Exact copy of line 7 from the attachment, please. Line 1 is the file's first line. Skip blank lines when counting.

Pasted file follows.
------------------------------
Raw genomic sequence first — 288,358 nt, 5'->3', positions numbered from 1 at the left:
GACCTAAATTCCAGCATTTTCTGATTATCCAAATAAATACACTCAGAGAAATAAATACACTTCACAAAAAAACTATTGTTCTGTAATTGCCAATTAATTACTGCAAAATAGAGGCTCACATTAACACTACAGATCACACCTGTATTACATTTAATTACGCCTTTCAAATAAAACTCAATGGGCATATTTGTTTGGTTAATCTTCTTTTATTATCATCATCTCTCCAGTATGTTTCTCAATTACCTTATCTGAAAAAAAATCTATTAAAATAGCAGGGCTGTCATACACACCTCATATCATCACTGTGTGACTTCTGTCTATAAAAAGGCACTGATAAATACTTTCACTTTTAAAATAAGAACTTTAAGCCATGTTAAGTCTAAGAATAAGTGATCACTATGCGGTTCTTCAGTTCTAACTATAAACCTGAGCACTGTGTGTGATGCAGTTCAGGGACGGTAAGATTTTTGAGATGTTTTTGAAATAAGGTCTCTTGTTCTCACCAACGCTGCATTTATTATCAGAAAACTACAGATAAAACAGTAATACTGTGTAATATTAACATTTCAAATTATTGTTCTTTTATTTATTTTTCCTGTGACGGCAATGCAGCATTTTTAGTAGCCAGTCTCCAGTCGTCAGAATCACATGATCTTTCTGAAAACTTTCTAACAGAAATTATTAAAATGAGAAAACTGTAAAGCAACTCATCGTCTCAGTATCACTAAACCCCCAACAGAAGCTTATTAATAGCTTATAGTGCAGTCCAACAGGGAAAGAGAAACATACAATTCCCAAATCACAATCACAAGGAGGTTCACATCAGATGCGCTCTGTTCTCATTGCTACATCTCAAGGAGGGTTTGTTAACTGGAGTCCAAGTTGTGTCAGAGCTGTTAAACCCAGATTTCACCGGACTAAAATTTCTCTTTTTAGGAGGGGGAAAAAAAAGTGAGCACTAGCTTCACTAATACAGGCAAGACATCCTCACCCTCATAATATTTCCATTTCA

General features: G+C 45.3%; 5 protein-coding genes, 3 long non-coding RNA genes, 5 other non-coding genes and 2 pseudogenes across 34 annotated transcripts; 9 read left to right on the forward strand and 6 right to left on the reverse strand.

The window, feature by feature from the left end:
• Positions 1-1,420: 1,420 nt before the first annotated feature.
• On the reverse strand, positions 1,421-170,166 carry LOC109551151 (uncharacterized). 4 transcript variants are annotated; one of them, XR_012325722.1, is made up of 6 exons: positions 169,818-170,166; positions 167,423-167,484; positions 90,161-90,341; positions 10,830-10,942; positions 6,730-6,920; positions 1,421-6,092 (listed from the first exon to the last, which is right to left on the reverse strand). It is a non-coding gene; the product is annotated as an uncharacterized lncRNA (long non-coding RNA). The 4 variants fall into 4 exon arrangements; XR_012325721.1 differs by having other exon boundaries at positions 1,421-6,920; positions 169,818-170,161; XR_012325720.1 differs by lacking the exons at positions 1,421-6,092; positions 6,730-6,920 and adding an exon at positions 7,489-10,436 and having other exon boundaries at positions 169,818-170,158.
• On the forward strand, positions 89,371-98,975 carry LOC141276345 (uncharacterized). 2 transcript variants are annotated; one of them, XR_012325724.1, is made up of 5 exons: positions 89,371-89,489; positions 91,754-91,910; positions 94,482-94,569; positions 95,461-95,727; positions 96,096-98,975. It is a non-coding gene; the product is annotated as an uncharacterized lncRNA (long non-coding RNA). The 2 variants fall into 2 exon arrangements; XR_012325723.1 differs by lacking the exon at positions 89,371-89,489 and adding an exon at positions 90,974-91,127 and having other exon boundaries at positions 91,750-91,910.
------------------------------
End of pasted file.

• On the forward strand, positions 89,371-98,975 carry LOC141276345 (uncharacterized). 2 transcript variants are annotated; one of them, XR_012325724.1, is made up of 5 exons: positions 89,371-89,489; positions 91,754-91,910; positions 94,482-94,569; positions 95,461-95,727; positions 96,096-98,975. It is a non-coding gene; the product is annotated as an uncharacterized lncRNA (long non-coding RNA). The 2 variants fall into 2 exon arrangements; XR_012325723.1 differs by lacking the exon at positions 89,371-89,489 and adding an exon at positions 90,974-91,127 and having other exon boundaries at positions 91,750-91,910.